Renée Zellweger wasn't always a big fan of her Nurse Betty director, Neil LaBute. The Jerry Maguire actress admits that after seeing his first feature, 1997's In the Company of Men, she felt nothing but disdain for the misogynist.

"I was livid," Zellweger says of Men, about two yuppies who get their kicks by dating and dumping women. "I was pissed off that somebody would make a film about this, that these characters were hateful as they were, that they were so cruel."

However, after cooling her jets, the future star of Bridget Jones' Diary suddenly had a change of heart. "About halfway home I understood: Well, that's what the point was," Zellweger recalls. "He was telling a story with a lot of irony and honesty, and the intention was to make you feel like that about the situation."

Zellweger, most recently seen opposite real-life beau Jim Carrey in the box-office disappointment Me, Myself and Irene, anticipates that audiences will have a similarly strong reaction to LaBute's latest effort, in which she stars as an obsessed soap fan. But despite some disturbing elements, Nurse Betty, she believes, ultimately is life-affirming.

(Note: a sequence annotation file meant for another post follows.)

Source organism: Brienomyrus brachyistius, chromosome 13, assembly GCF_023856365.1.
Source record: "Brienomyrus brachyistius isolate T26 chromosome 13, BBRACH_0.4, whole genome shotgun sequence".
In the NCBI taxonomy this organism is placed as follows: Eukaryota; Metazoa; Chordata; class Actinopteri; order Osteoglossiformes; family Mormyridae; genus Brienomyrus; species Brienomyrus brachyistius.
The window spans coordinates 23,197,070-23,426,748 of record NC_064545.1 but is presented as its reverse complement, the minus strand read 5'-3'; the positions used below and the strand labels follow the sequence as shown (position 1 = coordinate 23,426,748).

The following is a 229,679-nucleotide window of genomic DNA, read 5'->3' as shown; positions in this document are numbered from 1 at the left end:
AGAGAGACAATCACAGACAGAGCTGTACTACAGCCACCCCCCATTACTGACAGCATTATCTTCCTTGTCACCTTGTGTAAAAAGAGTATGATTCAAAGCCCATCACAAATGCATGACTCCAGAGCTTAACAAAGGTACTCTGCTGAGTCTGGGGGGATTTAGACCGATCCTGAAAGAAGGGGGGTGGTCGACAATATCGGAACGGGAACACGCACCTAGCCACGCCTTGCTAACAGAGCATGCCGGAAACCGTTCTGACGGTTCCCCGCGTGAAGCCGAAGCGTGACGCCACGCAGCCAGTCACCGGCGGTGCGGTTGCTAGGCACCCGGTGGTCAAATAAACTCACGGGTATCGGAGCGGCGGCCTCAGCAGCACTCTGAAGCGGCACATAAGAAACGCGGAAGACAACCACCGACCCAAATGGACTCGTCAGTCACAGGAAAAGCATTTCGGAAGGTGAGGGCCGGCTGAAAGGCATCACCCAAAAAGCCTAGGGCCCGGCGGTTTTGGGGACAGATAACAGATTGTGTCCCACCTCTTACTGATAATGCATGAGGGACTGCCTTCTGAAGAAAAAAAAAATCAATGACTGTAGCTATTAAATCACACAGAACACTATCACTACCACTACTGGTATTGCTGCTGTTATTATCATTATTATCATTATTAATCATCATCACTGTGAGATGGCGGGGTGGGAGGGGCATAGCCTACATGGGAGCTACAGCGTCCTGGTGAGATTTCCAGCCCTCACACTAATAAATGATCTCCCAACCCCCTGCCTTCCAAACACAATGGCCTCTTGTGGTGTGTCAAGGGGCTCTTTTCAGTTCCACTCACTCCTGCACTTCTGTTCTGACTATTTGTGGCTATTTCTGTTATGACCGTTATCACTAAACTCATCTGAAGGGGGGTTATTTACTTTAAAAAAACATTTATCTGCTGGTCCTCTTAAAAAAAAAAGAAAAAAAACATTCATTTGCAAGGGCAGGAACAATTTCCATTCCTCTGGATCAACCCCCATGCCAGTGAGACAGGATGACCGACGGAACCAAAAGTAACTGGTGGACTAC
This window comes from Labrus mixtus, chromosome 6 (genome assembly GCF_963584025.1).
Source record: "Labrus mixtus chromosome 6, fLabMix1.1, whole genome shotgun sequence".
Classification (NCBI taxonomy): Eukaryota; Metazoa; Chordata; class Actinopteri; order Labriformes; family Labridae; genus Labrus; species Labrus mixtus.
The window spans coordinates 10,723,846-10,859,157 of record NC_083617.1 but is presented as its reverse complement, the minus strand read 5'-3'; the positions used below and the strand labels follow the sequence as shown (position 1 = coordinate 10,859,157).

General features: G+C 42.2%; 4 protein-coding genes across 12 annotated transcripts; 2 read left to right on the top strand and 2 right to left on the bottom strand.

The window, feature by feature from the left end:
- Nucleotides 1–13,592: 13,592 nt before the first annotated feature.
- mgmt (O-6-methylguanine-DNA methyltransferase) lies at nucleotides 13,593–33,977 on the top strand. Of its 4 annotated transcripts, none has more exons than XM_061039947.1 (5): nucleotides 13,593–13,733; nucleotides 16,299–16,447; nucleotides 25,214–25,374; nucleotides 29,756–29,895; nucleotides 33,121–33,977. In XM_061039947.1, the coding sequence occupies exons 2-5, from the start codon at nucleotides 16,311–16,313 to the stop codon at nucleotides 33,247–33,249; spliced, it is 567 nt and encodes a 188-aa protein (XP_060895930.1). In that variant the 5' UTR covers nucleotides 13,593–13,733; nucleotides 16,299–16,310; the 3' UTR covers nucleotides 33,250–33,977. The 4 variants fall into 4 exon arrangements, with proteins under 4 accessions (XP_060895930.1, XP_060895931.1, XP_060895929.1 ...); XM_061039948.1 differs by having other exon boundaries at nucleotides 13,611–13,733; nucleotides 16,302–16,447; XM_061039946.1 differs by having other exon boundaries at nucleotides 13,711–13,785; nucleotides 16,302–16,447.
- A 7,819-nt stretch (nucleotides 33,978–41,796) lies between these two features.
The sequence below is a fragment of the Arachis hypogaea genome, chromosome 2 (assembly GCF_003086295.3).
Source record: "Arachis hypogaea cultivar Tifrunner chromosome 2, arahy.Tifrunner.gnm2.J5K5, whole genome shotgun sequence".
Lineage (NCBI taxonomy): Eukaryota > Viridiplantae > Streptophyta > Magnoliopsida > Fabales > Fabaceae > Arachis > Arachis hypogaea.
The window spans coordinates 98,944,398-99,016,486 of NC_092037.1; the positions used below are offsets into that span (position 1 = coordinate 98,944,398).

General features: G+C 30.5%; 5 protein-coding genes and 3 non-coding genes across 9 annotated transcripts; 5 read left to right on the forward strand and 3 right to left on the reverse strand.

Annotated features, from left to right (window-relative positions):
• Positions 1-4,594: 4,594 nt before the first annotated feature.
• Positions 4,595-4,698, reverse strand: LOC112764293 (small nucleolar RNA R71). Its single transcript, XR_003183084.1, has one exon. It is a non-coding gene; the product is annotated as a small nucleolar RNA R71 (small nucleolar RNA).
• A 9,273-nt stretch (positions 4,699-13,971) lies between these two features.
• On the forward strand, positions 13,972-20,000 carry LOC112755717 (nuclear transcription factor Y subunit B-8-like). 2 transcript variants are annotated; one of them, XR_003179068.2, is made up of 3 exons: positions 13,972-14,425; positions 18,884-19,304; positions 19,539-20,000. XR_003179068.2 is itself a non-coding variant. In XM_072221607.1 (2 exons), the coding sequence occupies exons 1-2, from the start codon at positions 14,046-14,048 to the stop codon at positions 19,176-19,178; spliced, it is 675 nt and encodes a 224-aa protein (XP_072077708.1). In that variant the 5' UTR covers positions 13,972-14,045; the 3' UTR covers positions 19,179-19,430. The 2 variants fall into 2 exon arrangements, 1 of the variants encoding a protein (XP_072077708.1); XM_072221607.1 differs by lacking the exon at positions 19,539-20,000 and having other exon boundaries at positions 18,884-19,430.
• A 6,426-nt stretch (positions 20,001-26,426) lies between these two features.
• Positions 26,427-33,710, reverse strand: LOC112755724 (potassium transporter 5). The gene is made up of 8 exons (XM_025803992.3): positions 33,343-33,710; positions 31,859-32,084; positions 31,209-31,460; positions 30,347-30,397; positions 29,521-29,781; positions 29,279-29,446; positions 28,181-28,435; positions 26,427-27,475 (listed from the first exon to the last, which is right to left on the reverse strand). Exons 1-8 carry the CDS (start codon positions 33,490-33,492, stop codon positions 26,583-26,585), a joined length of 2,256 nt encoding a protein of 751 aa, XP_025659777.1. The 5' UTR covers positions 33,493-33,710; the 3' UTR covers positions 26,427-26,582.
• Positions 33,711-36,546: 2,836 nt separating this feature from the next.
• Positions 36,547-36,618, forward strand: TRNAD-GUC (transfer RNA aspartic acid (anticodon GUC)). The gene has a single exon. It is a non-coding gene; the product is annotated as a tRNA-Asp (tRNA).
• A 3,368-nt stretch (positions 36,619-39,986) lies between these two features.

"I think the most important thing about the film is the sentiment that you feel for Betty the character," she says. "When I saw [it], I was joyful. I was happy for her. It's a story about creating a better reality and dreams coming true and finding yourself.... [Neil] made it more magical and inventive than I could have imagined."